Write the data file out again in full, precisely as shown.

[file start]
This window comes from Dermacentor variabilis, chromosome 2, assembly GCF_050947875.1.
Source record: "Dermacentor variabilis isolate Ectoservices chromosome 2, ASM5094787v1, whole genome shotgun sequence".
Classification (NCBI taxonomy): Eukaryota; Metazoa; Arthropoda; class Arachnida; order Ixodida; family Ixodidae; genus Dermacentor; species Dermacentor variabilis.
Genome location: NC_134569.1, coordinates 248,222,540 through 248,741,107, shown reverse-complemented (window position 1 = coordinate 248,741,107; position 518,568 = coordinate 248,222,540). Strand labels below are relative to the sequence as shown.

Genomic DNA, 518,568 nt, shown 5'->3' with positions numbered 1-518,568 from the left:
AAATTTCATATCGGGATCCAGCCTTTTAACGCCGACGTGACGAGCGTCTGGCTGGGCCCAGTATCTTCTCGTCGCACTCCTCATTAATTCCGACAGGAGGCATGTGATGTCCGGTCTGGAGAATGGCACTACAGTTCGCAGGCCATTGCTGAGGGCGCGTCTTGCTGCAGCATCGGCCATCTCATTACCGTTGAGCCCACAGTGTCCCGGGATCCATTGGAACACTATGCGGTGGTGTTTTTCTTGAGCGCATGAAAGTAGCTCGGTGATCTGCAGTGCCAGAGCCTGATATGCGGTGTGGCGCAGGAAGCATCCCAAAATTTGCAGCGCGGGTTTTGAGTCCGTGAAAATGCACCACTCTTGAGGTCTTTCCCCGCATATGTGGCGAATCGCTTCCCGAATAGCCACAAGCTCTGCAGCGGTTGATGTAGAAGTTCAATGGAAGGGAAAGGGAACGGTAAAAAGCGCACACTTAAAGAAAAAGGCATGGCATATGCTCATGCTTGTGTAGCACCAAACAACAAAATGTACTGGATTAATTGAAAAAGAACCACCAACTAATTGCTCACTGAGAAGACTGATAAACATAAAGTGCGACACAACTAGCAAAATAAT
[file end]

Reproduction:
This window comes from Dermacentor variabilis, chromosome 2, assembly GCF_050947875.1.
Source record: "Dermacentor variabilis isolate Ectoservices chromosome 2, ASM5094787v1, whole genome shotgun sequence".
Classification (NCBI taxonomy): Eukaryota; Metazoa; Arthropoda; class Arachnida; order Ixodida; family Ixodidae; genus Dermacentor; species Dermacentor variabilis.
Genome location: NC_134569.1, coordinates 248,222,540 through 248,741,107, shown reverse-complemented (window position 1 = coordinate 248,741,107; position 518,568 = coordinate 248,222,540). Strand labels below are relative to the sequence as shown.

Genomic DNA, 518,568 nt, shown 5'->3' with positions numbered 1-518,568 from the left:
AAATTTCATATCGGGATCCAGCCTTTTAACGCCGACGTGACGAGCGTCTGGCTGGGCCCAGTATCTTCTCGTCGCACTCCTCATTAATTCCGACAGGAGGCATGTGATGTCCGGTCTGGAGAATGGCACTACAGTTCGCAGGCCATTGCTGAGGGCGCGTCTTGCTGCAGCATCGGCCATCTCATTACCGTTGAGCCCACAGTGTCCCGGGATCCATTGGAACACTATGCGGTGGTGTTTTTCTTGAGCGCATGAAAGTAGCTCGGTGATCTGCAGTGCCAGAGCCTGATATGCGGTGTGGCGCAGGAAGCATCCCAAAATTTGCAGCGCGGGTTTTGAGTCCGTGAAAATGCACCACTCTTGAGGTCTTTCCCCGCATATGTGGCGAATCGCTTCCCGAATAGCCACAAGCTCTGCAGCGGTTGATGTAGAAGTTCAATGGAAGGGAAAGGGAACGGTAAAAAGCGCACACTTAAAGAAAAAGGCATGGCATATGCTCATGCTTGTGTAGCACCAAACAACAAAATGTACTGGATTAATTGAAAAAGAACCACCAACTAATTGCTCACTGAGAAGACTGATAAACATAAAGTGCGACACAACTAGCAAAATAAT